“A FANCY CABINET MAKERS MITRE PLANE by Henry Buchhop, New York, New York. Its unique configuration suggests that Buchhop may have made it himself.” Martin Donnelly auctions, April 2016.“A very rare and early organ pipe makers combination voicing plane, a steel soled brass mitre plane with rosewood infill and wedge 10″ x 2 1/4” used for thinning the surface of the tin or lead alloy sheets [spotted metal] used for the metal organ pipes, the iron can be changed to the vertical position and becomes the thicknessing plane (see SAL p287) when vertical the iron is held firm by the front infill being tightened with a brass screw, chip to wedge, most unusual.” –From David Stanley auctions, Sept., 2014.“View of the Great windchest, showing pipes made variously of lead, tin, copper and spotted metal. Some of you may notice that the signed Gabriel mitre shown further down on this page was also stamped by C. It is fairly common that when a collector passes away, the heirs place the tools up for auction to be returned to the collecting community. Frank Renfrow, a longtime piano specialist in the Cincinnati area, documented the following local pianomakers from 1825 to 1880: Charters, Garish, Golden, Reuss, Strange, Clark, Bourne, Smith & Nixon, Blackburn, Britting, Dannrechtin, Schaunel, Wardrogen, and Chase, among others.Apparently, there were at least two sizes of this plane, this one is 9″ long, with a 2″ iron. In the relatively small number of these planes that have surfaced, there is much variation; Scott’s casting designs were constantly tweaked and changed. Most likely made by Norris; bed, iron, and wedge all have the typical matched fitting numbers. Its unusual to see many box mitre planes made after 1860, and more so to see a plane with a cupid’s bow bridge after the 1870s.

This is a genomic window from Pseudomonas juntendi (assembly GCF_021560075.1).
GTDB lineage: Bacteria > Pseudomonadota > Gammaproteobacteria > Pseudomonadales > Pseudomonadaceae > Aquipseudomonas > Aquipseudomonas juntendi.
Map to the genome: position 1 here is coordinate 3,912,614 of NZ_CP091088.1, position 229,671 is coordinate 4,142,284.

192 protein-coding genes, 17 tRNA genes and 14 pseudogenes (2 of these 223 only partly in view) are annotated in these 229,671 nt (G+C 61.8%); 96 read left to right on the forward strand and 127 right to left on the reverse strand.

However the fact that it was used more than once suggests that it was one of the ways the family spelled their names 'til at least 1851!
The smaller plane has “Scott” inscribed roughly embossed, inside the plane as part of the casting. It retains its full cutting iron by Shepherd Brothers and and is in excellent collector quality condition. They offered bow drills, planes, tuning, voicing, and regulating tools to the piano trade.
This plane is nicely appointed with a brass locking screw for the cap and a rounded brass washer to secure the throat adjustment. He worked as a cabinetmaker in New York City throughout his life. This is the organ’s primary division and stands at the top of the case immediately behind its facade of polished tin 8′ Principal pipes.” From George Buck ad in “Modern Practical Joinery” by George Ellis, 1908.
Why and when the Spiers spelling was chosen over Speir is not at all clear.
What seems clear is that planes marked Speir were in all probability made by Stewart Spiers, his father William or his American born nephew William Spier.